A Brief History of the Elizabethan Collar
Picture this: the year is 1562, and you've just received an invitation to a party at the royal court. What do you wear to impress Queen Elizabeth I and her courtiers? Why, an Elizabethan collar, of course! These extravagant neck ruffs were all the rage in 16th century England, symbolizing status, wealth, and refinement. The bigger and more elaborate the collar, the more fabulous you were considered to be.
Originally inspired by the pleated linen collars worn by Spanish nobility, Elizabethan collars quickly took on a life of their own in England. The collars evolved from modest beginnings to elaborate, multi-tiered creations, resembling the petals of a flower or a halo surrounding the wearer's head. They were starched and wired to maintain their shape and could be worn with or without a matching ruff to cover the neck and shoulders. The peak of Elizabethan collar fashion came in the late 16th century when the "cartwheel ruff" - a large, circular collar with many layers of pleats - became popular among the upper class.
Constructing an Elizabethan Collar
If you're anything like me, you're probably wondering how these gravity-defying collars were constructed. After all, it's not every day that you see someone wearing a neck accessory that looks like it could double as a satellite dish. The secret to Elizabethan collar construction lies in the use of starch and wires.
To make an Elizabethan collar, a long strip of linen or lawn (a fine, lightweight fabric) would be tightly pleated, with each pleat containing anywhere from 2 to 6 layers of fabric. This would create a dense, accordion-like effect. The pleats were often stitched or held in place with pins, and then the entire collar would be soaked in a mixture of water and starch. The starch not only stiffened the fabric, but it also helped to create a smooth, shiny surface that was more resistant to dirt and grime.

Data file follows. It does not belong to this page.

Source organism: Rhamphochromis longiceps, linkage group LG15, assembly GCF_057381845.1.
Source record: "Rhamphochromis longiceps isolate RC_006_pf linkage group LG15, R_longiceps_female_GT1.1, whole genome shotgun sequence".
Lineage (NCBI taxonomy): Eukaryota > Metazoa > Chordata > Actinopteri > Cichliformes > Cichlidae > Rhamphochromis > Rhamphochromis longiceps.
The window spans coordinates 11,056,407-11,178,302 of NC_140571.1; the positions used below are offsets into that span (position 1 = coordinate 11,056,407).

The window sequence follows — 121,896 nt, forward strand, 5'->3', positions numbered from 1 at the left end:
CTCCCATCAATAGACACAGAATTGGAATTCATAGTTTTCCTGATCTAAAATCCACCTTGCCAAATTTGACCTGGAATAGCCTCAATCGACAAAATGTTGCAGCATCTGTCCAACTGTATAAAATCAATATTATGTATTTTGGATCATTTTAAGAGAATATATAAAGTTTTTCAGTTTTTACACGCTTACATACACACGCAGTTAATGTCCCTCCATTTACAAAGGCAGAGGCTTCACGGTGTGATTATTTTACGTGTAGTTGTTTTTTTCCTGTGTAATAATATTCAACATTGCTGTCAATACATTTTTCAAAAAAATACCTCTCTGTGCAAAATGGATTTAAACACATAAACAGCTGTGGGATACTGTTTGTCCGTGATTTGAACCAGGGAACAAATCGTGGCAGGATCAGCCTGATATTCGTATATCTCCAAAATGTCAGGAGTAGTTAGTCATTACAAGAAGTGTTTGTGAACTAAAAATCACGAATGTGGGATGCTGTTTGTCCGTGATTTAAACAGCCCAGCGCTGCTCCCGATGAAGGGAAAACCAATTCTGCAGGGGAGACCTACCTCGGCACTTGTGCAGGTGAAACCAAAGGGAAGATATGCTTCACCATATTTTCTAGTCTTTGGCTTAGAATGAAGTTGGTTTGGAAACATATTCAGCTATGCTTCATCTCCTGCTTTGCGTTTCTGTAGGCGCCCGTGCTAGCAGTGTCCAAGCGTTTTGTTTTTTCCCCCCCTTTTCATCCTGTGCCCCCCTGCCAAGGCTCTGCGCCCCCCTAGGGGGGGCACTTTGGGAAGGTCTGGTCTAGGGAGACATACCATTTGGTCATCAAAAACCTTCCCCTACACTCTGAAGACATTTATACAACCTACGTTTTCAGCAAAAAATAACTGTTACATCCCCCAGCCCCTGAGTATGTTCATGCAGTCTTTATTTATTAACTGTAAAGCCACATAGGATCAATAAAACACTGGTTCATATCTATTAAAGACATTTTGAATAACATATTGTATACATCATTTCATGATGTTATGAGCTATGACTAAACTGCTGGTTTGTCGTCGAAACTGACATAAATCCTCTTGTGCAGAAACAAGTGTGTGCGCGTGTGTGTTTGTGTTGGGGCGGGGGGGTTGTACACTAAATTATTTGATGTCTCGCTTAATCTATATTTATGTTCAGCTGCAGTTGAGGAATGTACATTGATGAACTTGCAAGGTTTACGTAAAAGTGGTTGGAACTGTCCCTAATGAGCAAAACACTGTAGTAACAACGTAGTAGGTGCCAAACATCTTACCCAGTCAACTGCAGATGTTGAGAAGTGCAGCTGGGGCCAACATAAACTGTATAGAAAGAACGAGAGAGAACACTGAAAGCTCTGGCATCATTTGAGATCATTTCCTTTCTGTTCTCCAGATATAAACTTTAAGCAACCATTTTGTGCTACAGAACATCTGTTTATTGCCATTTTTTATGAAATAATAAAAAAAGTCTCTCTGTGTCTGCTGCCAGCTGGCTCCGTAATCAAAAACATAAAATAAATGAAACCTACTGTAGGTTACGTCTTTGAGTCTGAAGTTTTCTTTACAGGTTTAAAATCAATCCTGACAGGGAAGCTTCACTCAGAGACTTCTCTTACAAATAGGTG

Once the starch had dried, the collar would be carefully shaped around a series of wires that had been sewn into the fabric. These wires provided the necessary structure to support the collar's elaborate design. The wires would be bent into various shapes - circles, crescents, hearts, or even letters of the alphabet - and attached to the wearer's doublet, gown, or corset with pins, ribbons, or hooks.
Practicality, or Lack Thereof
Sure, Elizabethan collars certainly made a statement, but were they practical? In a word, no. These large, delicate collars were cumbersome and difficult to maintain. Their starched surfaces attracted dust and dirt, requiring frequent laundering. Additionally, the collars limited the wearer's mobility and obscured their peripheral vision, which must have made attending court functions and participating in social events somewhat challenging.
That said, practicality was not the point of Elizabethan collars. These collars were all about status and image. They were a visual representation of one's wealth, and the more elaborate the collar, the more powerful and influential the wearer was perceived to be.
Modern Interpretations and Uses
While Elizabethan collars may not be the most practical fashion accessory, their unique and eye-catching design has endured and continues to inspire modern fashion. Variations on the Elizabethan collar have appeared on high-fashion runways, in films and television shows, and even in the world of cosplay and historical reenactments.
- In the world of haute couture, designers such as Alexander McQueen and Valentino have created garments featuring exaggerated collars reminiscent of the Elizabethan era.
- In the realm of film and television, Elizabethan collars have appeared in productions such as "Shakespeare in Love" and "The Tudors," adding a touch of historical accuracy and drama to the costumes.
- For those interested in cosplay or historical reenactments, recreating an accurate Elizabethan collar can be a fun and challenging project. There are numerous tutorials and patterns available online to guide you in your quest to create the perfect ruff.
So, while the Elizabethan collar may not be the most practical fashion choice for modern times, its enduring popularity is a testament to the enduring appeal of 16th-century English elegance. Who knows - perhaps you'll be inspired to don your own Elizabethan collar for your next costume party or formal event. Just be prepared for a lot of attention and the occasional neck cramp! Article kindly provided by foreverinfashion.org